b. 1931, United Kingdom
Bridget Riley's (b. 1931) abstract compositions yield a singular sense of visual pleasure for the viewer, a notion derived as much from the artist's formative encounters with Old Master and Impressionist painting as from her early experiences with nature. Since 1961, she has focused exclusively on seemingly simple geometric forms, such as lines, circles, curves, and squares, arrayed across a surface—whether a canvas, a wall, or paper—according to an internal logic. The resulting compositions actively engage the viewer, at times triggering sensations of vibration and movement. This sense of dynamism was explored to great effect in the artist's earliest black-and-white paintings, which established the basis of her enduring formal vocabulary. In 1967, Riley introduced color into her work, thus expanding the perceptual and optical possibilities of her compositions.
Riley was born in 1931 in London, where she attended Goldsmiths College from 1949 to 1952 and the Royal College of Art from 1952 to 1955.
Riley’s first solo exhibitions were held at Gallery One, London, in 1962 and 1963, followed by two exhibitions at Robert Fraser Gallery, London, in 1966 and 1967. She was also at that time included in numerous group exhibitions such as Towards Art?, Royal College of Art London (1962); The New Generation, Whitechapel Gallery, London (1964); and Painting and Sculpture of a Decade 1954–1964, Tate Gallery, London (1964). In 1965, her work was included in the now-seminal group exhibition The Responsive Eye, organized by William Seitz at The Museum of Modern Art, New York. In 1968, she represented Great Britain at the 34th Venice Biennale (along with Philip King), where she was the first living British painter to win the prestigious International Prize for Painting. Her first retrospective, covering the period from 1961 to 1970, opened at the Kunstverein Hannover in 1971 and subsequently traveled to Kunsthalle Bern; Kunsthalle Düsseldorf; Galleria Civica d’Arte Moderna, Turin; and the Hayward Gallery, London.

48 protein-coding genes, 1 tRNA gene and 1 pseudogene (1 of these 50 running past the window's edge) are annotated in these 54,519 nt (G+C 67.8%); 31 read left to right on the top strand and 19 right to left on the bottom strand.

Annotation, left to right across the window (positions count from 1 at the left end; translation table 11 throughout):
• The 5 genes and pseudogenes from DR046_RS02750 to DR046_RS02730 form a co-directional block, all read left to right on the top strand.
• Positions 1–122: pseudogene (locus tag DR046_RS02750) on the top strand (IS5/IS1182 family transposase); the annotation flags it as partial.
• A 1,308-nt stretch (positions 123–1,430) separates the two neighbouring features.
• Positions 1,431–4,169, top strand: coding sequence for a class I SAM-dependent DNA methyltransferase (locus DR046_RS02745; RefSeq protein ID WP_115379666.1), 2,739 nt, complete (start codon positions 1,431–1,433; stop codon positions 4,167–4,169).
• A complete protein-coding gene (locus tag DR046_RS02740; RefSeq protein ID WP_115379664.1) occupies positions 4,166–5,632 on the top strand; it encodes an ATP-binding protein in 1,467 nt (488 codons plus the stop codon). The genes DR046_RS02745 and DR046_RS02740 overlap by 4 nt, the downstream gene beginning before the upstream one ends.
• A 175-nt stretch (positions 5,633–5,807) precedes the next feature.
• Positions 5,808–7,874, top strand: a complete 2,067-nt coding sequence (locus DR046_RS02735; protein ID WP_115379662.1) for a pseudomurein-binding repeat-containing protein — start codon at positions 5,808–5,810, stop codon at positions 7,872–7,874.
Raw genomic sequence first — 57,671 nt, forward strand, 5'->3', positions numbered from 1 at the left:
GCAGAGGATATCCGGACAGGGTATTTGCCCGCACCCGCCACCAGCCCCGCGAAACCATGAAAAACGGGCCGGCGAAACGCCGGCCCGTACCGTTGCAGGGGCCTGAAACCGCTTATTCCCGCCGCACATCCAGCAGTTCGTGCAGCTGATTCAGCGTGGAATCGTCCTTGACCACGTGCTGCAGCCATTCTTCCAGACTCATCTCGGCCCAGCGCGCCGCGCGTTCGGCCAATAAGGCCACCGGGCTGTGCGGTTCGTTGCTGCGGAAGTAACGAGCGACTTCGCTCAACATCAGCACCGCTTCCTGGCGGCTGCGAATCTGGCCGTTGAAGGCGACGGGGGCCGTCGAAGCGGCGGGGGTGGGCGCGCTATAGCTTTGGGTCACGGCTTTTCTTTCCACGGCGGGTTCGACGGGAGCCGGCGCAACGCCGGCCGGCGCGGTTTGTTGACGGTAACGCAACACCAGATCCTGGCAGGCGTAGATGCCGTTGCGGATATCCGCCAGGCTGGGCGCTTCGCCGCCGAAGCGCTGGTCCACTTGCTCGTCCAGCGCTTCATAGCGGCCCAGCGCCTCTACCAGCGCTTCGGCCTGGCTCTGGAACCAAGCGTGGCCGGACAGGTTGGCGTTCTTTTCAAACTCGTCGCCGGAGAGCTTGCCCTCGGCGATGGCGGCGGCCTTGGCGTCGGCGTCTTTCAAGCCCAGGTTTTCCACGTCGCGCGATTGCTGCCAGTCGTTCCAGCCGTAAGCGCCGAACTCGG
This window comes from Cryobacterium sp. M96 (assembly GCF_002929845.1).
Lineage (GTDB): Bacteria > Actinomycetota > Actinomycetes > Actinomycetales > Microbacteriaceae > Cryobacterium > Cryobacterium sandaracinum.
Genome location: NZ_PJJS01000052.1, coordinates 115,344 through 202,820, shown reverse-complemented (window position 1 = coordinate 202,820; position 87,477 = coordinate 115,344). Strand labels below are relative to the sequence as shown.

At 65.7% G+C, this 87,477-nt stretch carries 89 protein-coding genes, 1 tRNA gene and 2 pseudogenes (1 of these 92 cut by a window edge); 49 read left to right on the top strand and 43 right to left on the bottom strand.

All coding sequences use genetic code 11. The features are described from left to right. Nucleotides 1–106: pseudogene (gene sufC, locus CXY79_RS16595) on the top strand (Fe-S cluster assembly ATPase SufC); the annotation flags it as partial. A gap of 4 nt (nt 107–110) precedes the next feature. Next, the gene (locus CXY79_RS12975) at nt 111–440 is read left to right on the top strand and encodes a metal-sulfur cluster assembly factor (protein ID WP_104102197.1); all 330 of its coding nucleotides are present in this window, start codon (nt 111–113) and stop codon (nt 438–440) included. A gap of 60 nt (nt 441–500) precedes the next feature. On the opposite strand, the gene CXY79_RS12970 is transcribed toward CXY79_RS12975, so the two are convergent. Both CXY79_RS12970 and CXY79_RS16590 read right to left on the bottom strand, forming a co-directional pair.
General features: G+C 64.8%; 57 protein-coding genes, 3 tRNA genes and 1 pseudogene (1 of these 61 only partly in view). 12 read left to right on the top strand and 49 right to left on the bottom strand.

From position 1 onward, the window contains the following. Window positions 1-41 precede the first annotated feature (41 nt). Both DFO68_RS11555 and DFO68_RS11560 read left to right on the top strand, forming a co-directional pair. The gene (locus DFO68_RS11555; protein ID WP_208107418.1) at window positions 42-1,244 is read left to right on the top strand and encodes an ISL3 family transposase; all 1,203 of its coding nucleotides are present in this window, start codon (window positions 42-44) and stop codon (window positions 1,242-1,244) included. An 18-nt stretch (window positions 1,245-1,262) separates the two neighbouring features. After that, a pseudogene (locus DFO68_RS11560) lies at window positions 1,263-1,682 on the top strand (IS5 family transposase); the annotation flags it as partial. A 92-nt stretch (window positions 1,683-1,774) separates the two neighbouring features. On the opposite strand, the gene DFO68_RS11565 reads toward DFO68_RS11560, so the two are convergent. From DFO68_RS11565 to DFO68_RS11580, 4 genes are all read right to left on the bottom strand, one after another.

More recent significant solo presentations include those at Dia Center for the Arts, New York (2000-2001); Museum Haus Esters and Kaiser Wilhelm Museum, Krefeld, Germany (2002); Museum of Contemporary Art, Sydney (2004-2005); Musée d'Art Moderne de la Ville de Paris (2008); Walker Art Gallery, Liverpool (traveled to Birmingham Museums and Art Gallery; Norwich Castle Museum and Art Gallery; Southampton City Art Gallery; 2009-2010); The National Gallery, London (2010-2011); Art Institute of Chicago (2014-2015); The Courtauld Gallery, London (2015); De La Warr Pavilion, Bexhill on Sea, England (traveled to Gemeentemuseum, The Hague; 2015); Graves Gallery, Museum Sheffield, England (2016); Christchurch Art Gallery, New Zealand (2017); and Kawamura Memorial DIC Museum of Art, Sakura, Japan (2018).
A large-scale wall painting by Riley entitled Messengers was unveiled in 2019 at The National Gallery in London. Also in 2019, a solo presentation of the artist’s work that was organized by the National Galleries of Scotland opened at the Scottish National Gallery, Edinburgh, and traveled to the Hayward Gallery, London (2019-2020).
In 1974, Riley was named a CBE (Commander of the Most Excellent Order of the British Empire) and in 1999, appointed the Companion of Honour. In 2003, the artist was awarded the Praemium Imperiale in Tokyo. She received the Kaiser Ring of the City of Goslar, Germany, in 2009 and the Rubens Prize of the City of Siegen, Germany, in 2012.
Work by the artist is included in museum and public collections worldwide, including The Albright-Knox Art Gallery, Buffalo, New York; Art Institute of Chicago; Arts Council, U.K.; British Council, U.K.; Dallas Museum of Art; Dia Art Foundation, New York; Israel Museum, Jerusalem; Kunstmuseum Bern; Los Angeles County Museum of Art; The Metropolitan Museum of Art, New York; Moderna Museet, Stockholm; Museum für Gegenwartskunst, Siegen, Germany; The Museum of Contemporary Art, Los Angeles; The Museum of Modern Art, New York; National Museum of Modern Art, Tokyo; Nationalgalerie, Berlin; Stedelijk Museum, Amsterdam; and Tate, London.
[Biography supplied by David Zwirner]